When you create your own PGP key, use the email address involving your domain name. This is the most permanent and stable solution.

Print your key fingerprint using the gpg-key2ps command, it is in the signing-party package on most Linux systems. Keep copies of the fingerprint slips with you.

This is what my own PGP fingerprint slip looks like. You can also print the key fingerprint on a business card for a more professional look.

Using PGP, it is recommend that you sign any important messages you send but you do not have to encrypt the messages you send, especially if some of the people you send messages to (like family and friends) do not yet have the PGP software to decrypt them.

If using the Thunderbird (Icedove) email client from Mozilla, you can easily send signed messages and validate the messages you receive using the Enigmail plugin.

Get your PGP key signed

Once you have a PGP key, you will need to find other developers to sign it. For people I mentor personally in GSoC, I'm keen to see that you try and find another Debian Developer in your area to sign your key as early as possible.

Free software events

Try and find all the free software events in your area in the months between now and the end of the next Google Summer of Code season. Aim to attend at least two of them before GSoC.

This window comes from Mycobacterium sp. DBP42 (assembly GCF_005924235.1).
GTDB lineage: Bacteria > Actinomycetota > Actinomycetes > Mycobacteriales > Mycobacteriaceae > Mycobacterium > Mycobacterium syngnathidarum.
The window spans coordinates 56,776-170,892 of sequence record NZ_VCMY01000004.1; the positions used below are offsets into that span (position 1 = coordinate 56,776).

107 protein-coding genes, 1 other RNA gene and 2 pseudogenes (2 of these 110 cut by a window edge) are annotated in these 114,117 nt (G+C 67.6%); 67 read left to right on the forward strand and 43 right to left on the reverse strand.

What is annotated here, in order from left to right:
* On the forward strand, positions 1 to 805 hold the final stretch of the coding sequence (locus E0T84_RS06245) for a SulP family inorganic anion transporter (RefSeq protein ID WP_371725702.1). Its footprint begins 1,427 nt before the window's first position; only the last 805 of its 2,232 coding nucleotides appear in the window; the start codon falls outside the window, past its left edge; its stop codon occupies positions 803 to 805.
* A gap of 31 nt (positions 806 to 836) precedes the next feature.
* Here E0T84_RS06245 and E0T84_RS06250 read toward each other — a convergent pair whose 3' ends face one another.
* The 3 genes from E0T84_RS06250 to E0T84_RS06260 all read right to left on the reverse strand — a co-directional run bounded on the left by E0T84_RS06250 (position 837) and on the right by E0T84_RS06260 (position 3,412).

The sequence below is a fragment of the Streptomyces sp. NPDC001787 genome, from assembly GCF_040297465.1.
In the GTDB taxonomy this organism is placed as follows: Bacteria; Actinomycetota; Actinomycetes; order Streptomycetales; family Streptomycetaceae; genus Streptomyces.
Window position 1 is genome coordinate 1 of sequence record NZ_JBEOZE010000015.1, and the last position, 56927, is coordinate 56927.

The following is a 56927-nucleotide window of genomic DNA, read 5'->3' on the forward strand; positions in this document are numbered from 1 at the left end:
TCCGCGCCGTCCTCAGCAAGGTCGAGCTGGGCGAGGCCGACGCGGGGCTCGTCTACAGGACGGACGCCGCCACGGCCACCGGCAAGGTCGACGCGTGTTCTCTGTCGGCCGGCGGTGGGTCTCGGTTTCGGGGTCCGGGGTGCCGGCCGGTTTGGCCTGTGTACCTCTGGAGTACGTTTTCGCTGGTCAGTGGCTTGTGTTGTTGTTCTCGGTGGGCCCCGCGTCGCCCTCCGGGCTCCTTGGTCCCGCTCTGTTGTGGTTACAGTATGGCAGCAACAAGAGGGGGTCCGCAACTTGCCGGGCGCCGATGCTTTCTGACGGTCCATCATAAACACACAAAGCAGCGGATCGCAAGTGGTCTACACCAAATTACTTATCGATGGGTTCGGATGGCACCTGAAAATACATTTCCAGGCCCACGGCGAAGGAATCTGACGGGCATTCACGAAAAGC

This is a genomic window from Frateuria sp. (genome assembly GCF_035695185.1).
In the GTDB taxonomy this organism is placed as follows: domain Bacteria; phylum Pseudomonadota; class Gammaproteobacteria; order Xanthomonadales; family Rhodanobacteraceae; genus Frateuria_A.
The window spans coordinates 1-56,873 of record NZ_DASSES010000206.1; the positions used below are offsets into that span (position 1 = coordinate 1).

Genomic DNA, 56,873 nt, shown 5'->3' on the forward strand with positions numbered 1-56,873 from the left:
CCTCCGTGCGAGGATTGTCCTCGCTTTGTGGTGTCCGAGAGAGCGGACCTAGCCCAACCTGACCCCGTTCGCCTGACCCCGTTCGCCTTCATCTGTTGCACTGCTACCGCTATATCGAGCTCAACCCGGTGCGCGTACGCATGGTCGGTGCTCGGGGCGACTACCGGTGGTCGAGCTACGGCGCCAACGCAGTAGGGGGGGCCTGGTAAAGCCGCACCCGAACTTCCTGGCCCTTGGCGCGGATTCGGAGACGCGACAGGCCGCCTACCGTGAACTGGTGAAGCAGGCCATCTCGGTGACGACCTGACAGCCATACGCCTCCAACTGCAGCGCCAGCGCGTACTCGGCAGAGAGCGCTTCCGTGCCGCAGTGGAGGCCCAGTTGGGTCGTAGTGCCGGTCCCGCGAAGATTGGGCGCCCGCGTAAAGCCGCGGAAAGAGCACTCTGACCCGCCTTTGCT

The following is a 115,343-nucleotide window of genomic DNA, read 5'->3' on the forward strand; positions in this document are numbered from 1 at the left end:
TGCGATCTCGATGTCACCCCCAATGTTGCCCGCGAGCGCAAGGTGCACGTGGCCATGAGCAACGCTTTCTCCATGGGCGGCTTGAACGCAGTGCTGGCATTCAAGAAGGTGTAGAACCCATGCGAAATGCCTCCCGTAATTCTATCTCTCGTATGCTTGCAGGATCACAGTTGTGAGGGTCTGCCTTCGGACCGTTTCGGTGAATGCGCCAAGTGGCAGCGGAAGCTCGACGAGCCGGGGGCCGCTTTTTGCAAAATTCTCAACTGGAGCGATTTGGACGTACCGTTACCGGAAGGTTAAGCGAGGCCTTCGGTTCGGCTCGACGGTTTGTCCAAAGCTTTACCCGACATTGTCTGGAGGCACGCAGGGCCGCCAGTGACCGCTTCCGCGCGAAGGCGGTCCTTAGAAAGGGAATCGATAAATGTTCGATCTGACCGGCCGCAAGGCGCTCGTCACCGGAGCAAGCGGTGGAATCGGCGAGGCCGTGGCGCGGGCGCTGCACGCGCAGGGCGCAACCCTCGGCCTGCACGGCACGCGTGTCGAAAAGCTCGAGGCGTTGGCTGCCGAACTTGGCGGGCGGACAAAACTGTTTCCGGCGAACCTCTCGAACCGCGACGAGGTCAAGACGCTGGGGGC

Look closely at the schedules and find out about the individual speakers, the companies and the free software projects that are participating. For events that span more than one day, find out about the dinners, pub nights and other social parts of the event.

Try and identify people who will attend the event who have been GSoC mentors or who intend to be. Contact them before the event, if you are keen to work on something in their domain they may be able to make time to discuss it with you in person.

Take your PGP fingerprint slips. Even if you don't participate in a formal key-signing party at the event, you will still find some developers to sign your PGP key individually. You must take a photo ID document (such as your passport) for the other developer to check the name on your fingerprint but you do not give them a copy of the ID document.

Events come in all shapes and sizes. FOSDEM is an example of one of the bigger events in Europe, linux.conf.au is a similarly large event in Australia. There are many, many more local events such as the Debian France mini-DebConf in Lyon, 2015. Many events are either free or free for students but please check carefully if there is a requirement to register before attending.

On your blog, discuss which events you are attending and which sessions interest you. Write a blog during or after the event too, including photos.